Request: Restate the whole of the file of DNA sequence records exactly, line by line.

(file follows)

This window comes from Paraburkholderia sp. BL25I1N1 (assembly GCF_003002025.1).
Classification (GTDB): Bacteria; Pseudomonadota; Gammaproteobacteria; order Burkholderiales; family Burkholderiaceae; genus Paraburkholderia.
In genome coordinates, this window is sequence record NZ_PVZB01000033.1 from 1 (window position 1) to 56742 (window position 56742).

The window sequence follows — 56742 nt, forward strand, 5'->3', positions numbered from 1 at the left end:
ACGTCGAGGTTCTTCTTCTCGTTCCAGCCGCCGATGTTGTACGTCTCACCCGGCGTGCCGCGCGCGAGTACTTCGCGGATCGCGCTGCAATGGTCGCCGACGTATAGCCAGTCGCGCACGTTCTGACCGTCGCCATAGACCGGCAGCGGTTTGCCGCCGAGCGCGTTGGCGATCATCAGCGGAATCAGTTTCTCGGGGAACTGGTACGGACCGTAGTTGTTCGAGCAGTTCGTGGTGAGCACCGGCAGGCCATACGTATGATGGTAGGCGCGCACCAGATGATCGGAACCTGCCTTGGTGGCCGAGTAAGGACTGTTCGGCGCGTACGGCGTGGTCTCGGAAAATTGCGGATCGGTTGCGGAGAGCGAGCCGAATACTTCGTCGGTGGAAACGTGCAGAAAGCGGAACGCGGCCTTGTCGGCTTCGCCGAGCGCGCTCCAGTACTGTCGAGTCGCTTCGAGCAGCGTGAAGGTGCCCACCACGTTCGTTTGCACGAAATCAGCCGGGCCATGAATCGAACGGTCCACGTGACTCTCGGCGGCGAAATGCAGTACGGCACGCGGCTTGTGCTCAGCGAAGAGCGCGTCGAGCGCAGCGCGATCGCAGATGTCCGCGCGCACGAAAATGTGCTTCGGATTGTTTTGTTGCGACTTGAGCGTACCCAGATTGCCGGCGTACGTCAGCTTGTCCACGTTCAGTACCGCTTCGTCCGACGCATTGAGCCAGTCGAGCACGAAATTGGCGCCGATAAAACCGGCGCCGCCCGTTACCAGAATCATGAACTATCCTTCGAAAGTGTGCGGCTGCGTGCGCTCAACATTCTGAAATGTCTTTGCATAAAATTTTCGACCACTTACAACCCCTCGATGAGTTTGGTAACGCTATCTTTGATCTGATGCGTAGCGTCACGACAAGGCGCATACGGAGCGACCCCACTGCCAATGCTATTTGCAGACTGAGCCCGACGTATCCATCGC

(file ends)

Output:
This window comes from Paraburkholderia sp. BL25I1N1 (assembly GCF_003002025.1).
Classification (GTDB): Bacteria; Pseudomonadota; Gammaproteobacteria; order Burkholderiales; family Burkholderiaceae; genus Paraburkholderia.
In genome coordinates, this window is sequence record NZ_PVZB01000033.1 from 1 (window position 1) to 56742 (window position 56742).

The window sequence follows — 56742 nt, forward strand, 5'->3', positions numbered from 1 at the left end:
ACGTCGAGGTTCTTCTTCTCGTTCCAGCCGCCGATGTTGTACGTCTCACCCGGCGTGCCGCGCGCGAGTACTTCGCGGATCGCGCTGCAATGGTCGCCGACGTATAGCCAGTCGCGCACGTTCTGACCGTCGCCATAGACCGGCAGCGGTTTGCCGCCGAGCGCGTTGGCGATCATCAGCGGAATCAGTTTCTCGGGGAACTGGTACGGACCGTAGTTGTTCGAGCAGTTCGTGGTGAGCACCGGCAGGCCATACGTATGATGGTAGGCGCGCACCAGATGATCGGAACCTGCCTTGGTGGCCGAGTAAGGACTGTTCGGCGCGTACGGCGTGGTCTCGGAAAATTGCGGATCGGTTGCGGAGAGCGAGCCGAATACTTCGTCGGTGGAAACGTGCAGAAAGCGGAACGCGGCCTTGTCGGCTTCGCCGAGCGCGCTCCAGTACTGTCGAGTCGCTTCGAGCAGCGTGAAGGTGCCCACCACGTTCGTTTGCACGAAATCAGCCGGGCCATGAATCGAACGGTCCACGTGACTCTCGGCGGCGAAATGCAGTACGGCACGCGGCTTGTGCTCAGCGAAGAGCGCGTCGAGCGCAGCGCGATCGCAGATGTCCGCGCGCACGAAAATGTGCTTCGGATTGTTTTGTTGCGACTTGAGCGTACCCAGATTGCCGGCGTACGTCAGCTTGTCCACGTTCAGTACCGCTTCGTCCGACGCATTGAGCCAGTCGAGCACGAAATTGGCGCCGATAAAACCGGCGCCGCCCGTTACCAGAATCATGAACTATCCTTCGAAAGTGTGCGGCTGCGTGCGCTCAACATTCTGAAATGTCTTTGCATAAAATTTTCGACCACTTACAACCCCTCGATGAGTTTGGTAACGCTATCTTTGATCTGATGCGTAGCGTCACGACAAGGCGCATACGGAGCGACCCCACTGCCAATGCTATTTGCAGACTGAGCCCGACGTATCCATCGC